- Potentially higher rates: A fixed interest rate minimizes a loan's risk for consumers, but it presents more risk for the bank, which means they could charge you a higher rate to start.
How Do Variable-Rate Car Loans Work?
A variable-rate car loan comes with an interest rate that may periodically change. The interest charged on the loan is tied to an underlying benchmark, usually the lender's prime rate, which can change with market conditions. If a prime rate increase causes your loan's interest rate to go up, expect a higher monthly payment amount as a result.
To determine the initial interest rate for your loan, your lender will consider the prime rate, market conditions, your credit score, income and debt levels, and other factors. A variable-rate auto loan may be a good option when you expect the rates to decline during the loan's repayment term.
Pros and Cons of Variable-Rate Auto Loans
Variable-rate car loans have their advantages and disadvantages as well.
Pros of Variable-Rate Car Loans
- Flexible rate: A variable-rate car loan may have a lower interest rate at the beginning of your loan term. If you have a loan with a short term, such as two years, or you plan to aggressively pay down a longer-term loan, your loan may be paid off before rates rise significantly.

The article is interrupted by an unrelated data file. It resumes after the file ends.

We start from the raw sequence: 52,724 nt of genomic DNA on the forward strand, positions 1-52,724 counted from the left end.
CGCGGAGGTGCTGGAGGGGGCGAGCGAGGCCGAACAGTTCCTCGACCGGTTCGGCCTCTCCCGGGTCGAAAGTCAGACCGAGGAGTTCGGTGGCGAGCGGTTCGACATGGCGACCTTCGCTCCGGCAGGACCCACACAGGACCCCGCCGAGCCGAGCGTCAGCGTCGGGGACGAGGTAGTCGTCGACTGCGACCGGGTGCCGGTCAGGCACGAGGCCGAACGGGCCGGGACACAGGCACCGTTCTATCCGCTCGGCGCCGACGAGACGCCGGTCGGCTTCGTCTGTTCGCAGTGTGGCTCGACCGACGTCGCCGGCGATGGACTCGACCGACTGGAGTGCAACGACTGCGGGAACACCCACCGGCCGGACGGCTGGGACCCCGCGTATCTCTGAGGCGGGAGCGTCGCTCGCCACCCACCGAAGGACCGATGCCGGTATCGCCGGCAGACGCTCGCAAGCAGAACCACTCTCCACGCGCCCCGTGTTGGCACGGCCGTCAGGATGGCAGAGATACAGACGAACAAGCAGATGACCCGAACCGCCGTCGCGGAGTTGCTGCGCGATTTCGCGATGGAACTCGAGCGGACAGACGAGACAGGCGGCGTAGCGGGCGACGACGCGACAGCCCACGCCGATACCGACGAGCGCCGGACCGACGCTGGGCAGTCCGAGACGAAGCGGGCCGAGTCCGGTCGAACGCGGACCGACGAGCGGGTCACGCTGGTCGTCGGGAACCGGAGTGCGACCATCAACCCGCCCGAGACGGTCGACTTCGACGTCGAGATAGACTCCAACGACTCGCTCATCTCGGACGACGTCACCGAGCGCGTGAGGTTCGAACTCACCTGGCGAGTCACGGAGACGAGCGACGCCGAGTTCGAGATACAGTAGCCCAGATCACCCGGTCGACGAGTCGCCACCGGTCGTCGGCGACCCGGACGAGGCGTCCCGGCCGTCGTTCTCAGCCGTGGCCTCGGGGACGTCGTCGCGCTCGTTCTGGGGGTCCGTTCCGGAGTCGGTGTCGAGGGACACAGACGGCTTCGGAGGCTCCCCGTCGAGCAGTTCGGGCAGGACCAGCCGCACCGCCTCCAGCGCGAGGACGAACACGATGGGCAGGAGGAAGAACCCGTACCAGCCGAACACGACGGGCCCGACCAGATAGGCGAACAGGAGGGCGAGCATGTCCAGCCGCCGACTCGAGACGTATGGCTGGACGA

- Interest rate may be capped: Many variable-rate car loans have an interest rate cap the loan can't exceed. You might consider a variable car loan if this so-called "ceiling rate" isn't too far above the fixed rate a lender offers you.
Cons of Variable-Rate Auto Loans
- Unpredictable: Variable interest rates are subject to change based on the prime rate, so you may end up paying more than you expect.
- Introductory rates don't last: Variable-rate auto loans often offer enticing rates to start the loan term but can end with substantially higher interest rates. If your lender doesn't have a rate cap, the interest rate could rise substantially. In some cases, you could end up underwater on your car loan, meaning you owe more on your car's loan than it is worth.
How to Choose the Best Car Loan for You
The choice between fixed vs. variable interest rates on a car loan may depend on your tolerance for financial risk and the interest rate environment when you take out a loan. Here are the factors to consider before choosing a loan: